P-gp inducers and/or moderate to strong CYP inducers (e.g., rifampin, St. John's wort, carbamazepine): May decrease concentrations of sofosbuvir and/or velpatasvir. Use of EPCLUSA with P-gp inducers and/or moderate to strong CYP inducers is not recommended. ( 5.3 , 7 ) Consult the full prescribing information prior to use for potential drug interactions. ( 5.2 , 5.3 , 7 ) Clearance of HCV infection with direct acting antivirals may lead to changes in hepatic function, which may impact safe and effective use of concomitant medications. Frequent monitoring of relevant laboratory parameters (INR or blood glucose) and dose adjustments of certain concomitant medications may be necessary. ( 7.3 ) 7.1 Potential for Other Drugs to Affect EPCLUSA Sofosbuvir and velpatasvir are substrates of drug transporters P-gp and BCRP while GS-331007 (the predominant circulating metabolite of sofosbuvir) is not. In vitro, slow metabolic turnover of velpatasvir by CYP2B6, CYP2C8, and CYP3A4 was observed. Drugs that are inducers of P-gp and/or moderate to strong inducers of CYP2B6, CYP2C8, or CYP3A4 (e.g., rifampin, St. John's wort, carbamazepine) may decrease plasma concentrations of sofosbuvir and/or velpatasvir, leading to reduced therapeutic effect of EPCLUSA. The use of these agents with EPCLUSA is not recommended [see Warnings and Precautions (5.3) and Clinical Pharmacology (12.3) ] . EPCLUSA may be coadministered with P-gp, BCRP, and CYP inhibitors. 7.2 Potential for EPCLUSA to Affect Other Drugs Velpatasvir is an inhibitor of drug transporters P-gp, breast cancer resistance protein (BCRP), OATP1B1, OATP1B3, and OATP2B1. Coadministration of EPCLUSA with drugs that are substrates of these transporters may increase the exposure of such drugs. 7.3 Established and Potentially Significant Drug Interactions Clearance of HCV infection with direct acting antivirals may lead to changes in hepatic function, which may impact the safe and effective use of concomitant medications. For example, altered blood glucose control resulting in serious symptomatic hypoglycemia has been reported in diabetic patients in postmarketing case reports and published epidemiological studies. Management of hypoglycemia in these cases required either discontinuation or dose modification of concomitant medications used for diabetes treatment. Frequent monitoring of relevant laboratory parameters (e.g., International Normalized Ratio [INR] in patients taking warfarin, blood glucose levels in diabetic patients) or drug concentrations of concomitant medications such as cytochrome P450 substrates with a narrow therapeutic index (e.g., certain immunosuppressants) is recommended to ensure safe and effective use. Dose adjustments of concomitant medications may be necessary. Table 4 provides a listing of established or potentially clinically significant drug interactions. The drug interactions described are based on studies conducted with either EPCLUSA, the components of EPCLUSA (sofosbuvir and velpatasvir) as individual agents, or are predicted drug interactions that may occur with EPCLUSA [see Warnings and Precautions (5.2 , 5.3) and Clinical Pharmacology (12.3) ] . Table 4 Potentially Significant Drug Interactions: Alteration in Dose or Regimen May Be Recommended Based on Drug Interaction Studies or Predicted Interaction This table is not all inclusive. Concomitant Drug Class: Drug Name Effect on Concentration ↓ = decrease, ↑ = increase. Clinical Effect/Recommendation DF = disoproxil fumarate. Acid Reducing Agents: ↓ velpatasvir Velpatasvir solubility decreases as pH increases. Drugs that increase gastric pH are expected to decrease concentration of velpatasvir. Antacids (e.g., aluminum and magnesium hydroxide) Separate antacid and EPCLUSA administration by 4 hours. H 2 -receptor antagonists These interactions have been studied in healthy adults. (e.g., famotidine) H 2 -receptor antagonists may be administered simultaneously with or 12 hours apart from EPCLUSA at a dose that does not exceed doses comparable to famotidine 40 mg twice daily. Proton-pump inhibitors (e.g., omeprazole) Coadministration of omeprazole or other proton-pump inhibitors is not recommended. If it is considered medically necessary to coadminister, EPCLUSA should be administered with food and taken 4 hours before omeprazole 20 mg. Use with other proton-pump inhibitors has not been studied. Antiarrhythmics: amiodarone Effect on amiodarone, sofosbuvir, and velpatasvir concentrations unknown Coadministration of amiodarone with a sofosbuvir-containing regimen may result in serious symptomatic bradycardia. The mechanism of this effect is unknown. Coadministration of amiodarone with EPCLUSA is not recommended; if coadministration is required, cardiac monitoring is recommended [see Warnings and Precautions (5.2) and Adverse Reactions (6.2) ]. digoxin ↑ digoxin Therapeutic concentration monitoring of digoxin is recommended when coadministered with EPCLUSA. Refer to digoxin prescribing information for monitoring and dose modification recommendations for concentration increases of less than 50%. Anticancers: topotecan ↑ topotecan Coadministration is not recommended. Anticonvulsants: carbamazepine phenytoin phenobarbital ↓ sofosbuvir ↓ velpatasvir Coadministration is not recommended. Antimycobacterials: rifabutin rifampin rifapentine ↓ sofosbuvir ↓ velpatasvir Coadministration is not recommended. HIV Antiretrovirals: efavirenz ↓ velpatasvir Coadministration of EPCLUSA with efavirenz-containing regimens is not recommended. Regimens containing tenofovir DF ↑ tenofovir Monitor for tenofovir-associated adverse reactions in patients receiving EPCLUSA concomitantly with a regimen containing tenofovir DF. Refer to the prescribing information of the tenofovir DF-containing product for recommendations on renal monitoring. tipranavir/ritonavir ↓ sofosbuvir ↓ velpatasvir Coadministration is not recommended. Herbal Supplements: St. John's wort (Hypericum perforatum) ↓ sofosbuvir ↓ velpatasvir Coadministration is not recommended . HMG-CoA Reductase Inhibitors: rosuvastatin ↑ rosuvastatin Coadministration of EPCLUSA with rosuvastatin may significantly increase the concentration of rosuvastatin, which is associated with increased risk of myopathy, including rhabdomyolysis. Rosuvastatin may be administered with EPCLUSA at a dose that does not exceed 10 mg. atorvastatin ↑ atorvastatin Coadministration of EPCLUSA with atorvastatin may be associated with increased risk of myopathy, including rhabdomyolysis. Monitor closely for HMG-CoA reductase inhibitor-associated adverse reactions, such as myopathy and rhabdomyolysis . 7.4 Drugs without Clinically Significant Interactions with EPCLUSA Based on drug interaction studies conducted with the components of EPCLUSA (sofosbuvir or velpatasvir) or EPCLUSA, no clinically significant drug interactions have been observed with the following drugs [see Clinical Pharmacology (12.3) ]: EPCLUSA: atazanavir/ritonavir, cyclosporine, darunavir/ritonavir, dolutegravir, elvitegravir/cobicistat/emtricitabine/tenofovir alafenamide, emtricitabine, raltegravir, or rilpivirine. Sofosbuvir: ethinyl estradiol/norgestimate, methadone, or tacrolimus. Velpatasvir: ethinyl estradiol/norgestimate, ketoconazole, or pravastatin. See Table 4 for use of EPCLUSA with certain HIV antiretroviral regimens [see Drug Interactions (7.3) ] .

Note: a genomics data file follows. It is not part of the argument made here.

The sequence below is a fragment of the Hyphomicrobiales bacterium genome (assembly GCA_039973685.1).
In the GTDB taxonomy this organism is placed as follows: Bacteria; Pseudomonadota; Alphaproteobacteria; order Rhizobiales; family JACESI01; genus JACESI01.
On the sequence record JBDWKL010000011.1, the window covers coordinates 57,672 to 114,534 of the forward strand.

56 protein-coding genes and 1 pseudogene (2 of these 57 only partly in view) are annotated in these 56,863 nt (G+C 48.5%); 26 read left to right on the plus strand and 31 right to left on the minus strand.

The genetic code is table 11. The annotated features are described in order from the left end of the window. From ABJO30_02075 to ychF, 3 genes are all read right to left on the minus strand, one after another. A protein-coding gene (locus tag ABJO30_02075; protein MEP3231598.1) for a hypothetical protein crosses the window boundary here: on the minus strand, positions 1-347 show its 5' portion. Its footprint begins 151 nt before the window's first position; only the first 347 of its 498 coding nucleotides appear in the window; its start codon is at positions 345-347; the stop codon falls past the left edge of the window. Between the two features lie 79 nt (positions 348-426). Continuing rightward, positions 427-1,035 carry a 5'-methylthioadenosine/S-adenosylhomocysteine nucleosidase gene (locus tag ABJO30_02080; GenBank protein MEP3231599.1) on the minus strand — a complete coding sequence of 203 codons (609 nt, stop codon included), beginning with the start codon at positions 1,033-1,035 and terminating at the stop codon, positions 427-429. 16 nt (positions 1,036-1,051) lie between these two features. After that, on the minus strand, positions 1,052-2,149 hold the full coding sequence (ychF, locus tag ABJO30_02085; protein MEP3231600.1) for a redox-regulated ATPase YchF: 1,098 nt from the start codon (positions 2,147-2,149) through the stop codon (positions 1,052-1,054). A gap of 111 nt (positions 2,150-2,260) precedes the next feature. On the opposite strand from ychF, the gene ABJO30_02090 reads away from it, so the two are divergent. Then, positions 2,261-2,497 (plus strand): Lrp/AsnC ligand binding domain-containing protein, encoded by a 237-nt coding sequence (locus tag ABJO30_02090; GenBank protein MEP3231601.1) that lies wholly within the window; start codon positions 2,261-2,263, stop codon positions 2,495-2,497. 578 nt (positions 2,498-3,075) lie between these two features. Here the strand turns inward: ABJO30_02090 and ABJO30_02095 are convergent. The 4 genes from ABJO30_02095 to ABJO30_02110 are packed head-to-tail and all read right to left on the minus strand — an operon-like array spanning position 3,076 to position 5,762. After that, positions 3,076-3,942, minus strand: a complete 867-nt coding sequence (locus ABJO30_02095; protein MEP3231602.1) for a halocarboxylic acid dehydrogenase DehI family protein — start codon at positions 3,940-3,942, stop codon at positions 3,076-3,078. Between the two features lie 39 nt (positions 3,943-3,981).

Use In Specific Populations

8.1 Pregnancy Risk Summary If EPCLUSA is administered with ribavirin, the combination regimen is contraindicated in pregnant women and in men whose female partners are pregnant. Refer to the ribavirin prescribing information for more information on ribavirin-associated risks of use during pregnancy. No adequate human data are available to establish whether or not EPCLUSA poses a risk to pregnancy outcomes. In animal reproduction studies, no evidence of adverse developmental outcomes was observed with the components of EPCLUSA (sofosbuvir or velpatasvir) at exposures greater than those in humans at the recommended human dose (RHD) [see Data ] . During organogenesis in the mouse, rat, and rabbit, systemic exposures (AUC) to velpatasvir were approximately 31 (mice), 6 (rats), and 0.4 (rabbits) times the exposure in humans at the RHD, while exposures to the predominant circulating metabolite of sofosbuvir (GS-331007) were approximately 4 (rats) and 10 (rabbits) times the exposure in humans at the RHD. In rat pre/postnatal development studies, maternal systemic exposures (AUC) to velpatasvir and GS-331007 were approximately 5 times the exposures of each component in humans at the RHD. The background risk of major birth defects and miscarriage for the indicated population is unknown. In the U.S. general population, the estimated background risk of major birth defects and miscarriage in clinically recognized pregnancies is 2–4% and 15–20%, respectively. Data Sofosbuvir: Sofosbuvir was administered orally to pregnant rats (up to 500 mg/kg/day) and rabbits (up to 300 mg/kg/day) on gestation days 6 to 18 and 6 to 19, respectively, and also to rats (oral doses up to 500 mg/kg/day) on gestation day 6 to lactation/post-partum day 20. No significant effects on embryo-fetal (rats and rabbits) or pre/postnatal (rats) development were observed at the highest doses tested. The systemic exposures (AUC) of the predominant circulating metabolite of sofosbuvir (GS-331007) during gestation were approximately 4 (rats) and 10 (rabbits) times the exposure in humans at the RHD. Velpatasvir: Velpatasvir was administered orally to pregnant mice (up to 1000 mg/kg/day), rats (up to 200 mg/kg/day), and rabbits (up to 300 mg/kg/day) on gestation days 6 to 15, 6 to 17, and 7 to 20, respectively, and also to rats (oral doses up to 200 mg/kg) on gestation day 6 to lactation/post-partum day 20. No significant effects on embryo-fetal (mice, rats, and rabbits) or pre/postnatal (rats) development were observed at the highest doses tested. The systemic exposures (AUC) of velpatasvir during gestation were approximately 31 (mice), 6 (rats), and 0.4 (rabbits) times the exposure in humans at the RHD. 8.2 Lactation Risk Summary It is not known whether the components of EPCLUSA and its metabolites are present in human breast milk, affect human milk production, or have effects on the breastfed infant. The predominant circulating metabolite of sofosbuvir (GS-331007) was the primary component observed in the milk of lactating rats administered sofosbuvir, without effect on nursing pups. When administered to lactating rats, velpatasvir was detected in the milk of lactating rats and in the plasma of nursing pups without effects on the nursing pups [see Data ] . The development and health benefits of breastfeeding should be considered along with the mother's clinical need for EPCLUSA and any potential adverse effects on the breastfed child from EPCLUSA or from the underlying maternal condition. If EPCLUSA is administered with ribavirin, the nursing mother's information for ribavirin also applies to this combination regimen. Refer to the ribavirin prescribing information for more information on use during lactation. Data Sofosbuvir: No effects of sofosbuvir on growth and postnatal development were observed in nursing pups at the highest dose tested in rats. Maternal systemic exposure (AUC) to the predominant circulating metabolite of sofosbuvir (GS-331007) was approximately 5 times the exposure in humans at the RHD, with exposure of approximately 2% that of maternal exposure observed in nursing pups on lactation day 10. In a lactation study, sofosbuvir metabolites (primarily GS-331007) were excreted into the milk of lactating rats following administration of a single oral dose of sofosbuvir (20 mg/kg) on lactation day 2, with milk concentrations of approximately 10% that of maternal plasma concentrations observed 1-hour post-dose. Velpatasvir: No effects of velpatasvir on growth and postnatal development were observed in nursing pups at the highest dose tested in rats . Maternal systemic exposure (AUC) to velpatasvir was approximately 5 times the exposure in humans at the RHD. Velpatasvir was present in the milk (approximately 173% that of maternal plasma concentrations) of lactating rats following a single oral dose of velpatasvir (30 mg/kg), and systemic exposure (AUC) in nursing pups was approximately 4% that of maternal exposure on lactation day 10. 8.3 Females and Males of Reproductive Potential If EPCLUSA is administered with ribavirin, the information for ribavirin with regard to pregnancy testing, contraception, and infertility also applies to this combination regimen. Refer to ribavirin prescribing information for additional information. 8.4 Pediatric Use The pharmacokinetics, safety, and effectiveness of EPCLUSA for treatment of HCV genotype 1, 2, 3, 4, or 6 infection in treatment-naïve and treatment-experienced pediatric patients 6 years of age and older or weighing at least 17 kg without cirrhosis or with compensated cirrhosis have been established in an open-label, multicenter clinical trial (Study 1143, N=175; 149 treatment-naïve, 26 treatment-experienced). No clinically meaningful differences in pharmacokinetics were observed in comparison to those observed in adults. The safety and effectiveness were comparable with those observed in adults [see Dosage and Administration (2.4) , Adverse Reactions (6.1) , Clinical Pharmacology (12.3) , and Clinical Studies (14.7) ]. The safety and effectiveness of EPCLUSA for treatment of HCV genotype 5 in pediatric patients 6 years of age and older or weighing at least 17 kg without cirrhosis or with compensated cirrhosis are supported by sofosbuvir, GS-331007, and velpatasvir exposures in adults and pediatric patients [see Dosage and Administration (2.2 and 2.4) , Adverse Reactions (6.1) , Clinical Pharmacology (12.3) , and Clinical Studies (14.7) ] . Similar rationale is used to support dosing recommendations for pediatric patients with HCV genotype 1, 2, 3, 4, 5, or 6 infection who have decompensated cirrhosis (Child-Pugh B or C). In patients with severe renal impairment, including those requiring dialysis, exposures of GS-331007, the inactive metabolite of sofosbuvir, are increased [see Clinical Pharmacology (12.3) ] . No data are available regarding the safety of EPCLUSA in pediatric patients with renal impairment [see Use in Specific Populations (8.6) ]. The safety and effectiveness of EPCLUSA have not been established in pediatric patients less than 6 years of age. 8.5 Geriatric Use Clinical trials of EPCLUSA included 156 subjects aged 65 and over (12% of total number of subjects in the Phase 3 clinical trials). No overall differences in safety or effectiveness were observed between these subjects and younger subjects, and other reported clinical experience has not identified differences in responses between the elderly and younger patients, but greater sensitivity of some older individuals cannot be ruled out. No dosage adjustment of EPCLUSA is warranted in geriatric patients [see Clinical Pharmacology (12.3) ] . 8.6 Renal Impairment No dosage adjustment of EPCLUSA is recommended for patients with mild, moderate, or severe renal impairment, including ESRD requiring dialysis [see Dosage and Administration (2.5) , Adverse Reactions (6.1) , Clinical Pharmacology (12.3) , and Clinical Studies (14.6) ]. No safety data are available in subjects with both decompensated cirrhosis and severe renal impairment, including ESRD requiring dialysis. Additionally, no safety data are available in pediatric patients with renal impairment [see Use in Specific Populations (8.4) ]. Refer to ribavirin tablet prescribing information regarding use of ribavirin in patients with renal impairment. 8.7 Hepatic Impairment No dosage adjustment of EPCLUSA is recommended for patients with mild, moderate, or severe hepatic impairment (Child-Pugh Class A, B, or C) [see Adverse Reactions (6.1) , Clinical Pharmacology (12.3) , and Clinical Studies (14) ]. Clinical and hepatic laboratory monitoring (including direct bilirubin), as clinically indicated, is recommended for patients with decompensated cirrhosis receiving treatment with EPCLUSA and ribavirin [see Adverse Reactions (6.1) ].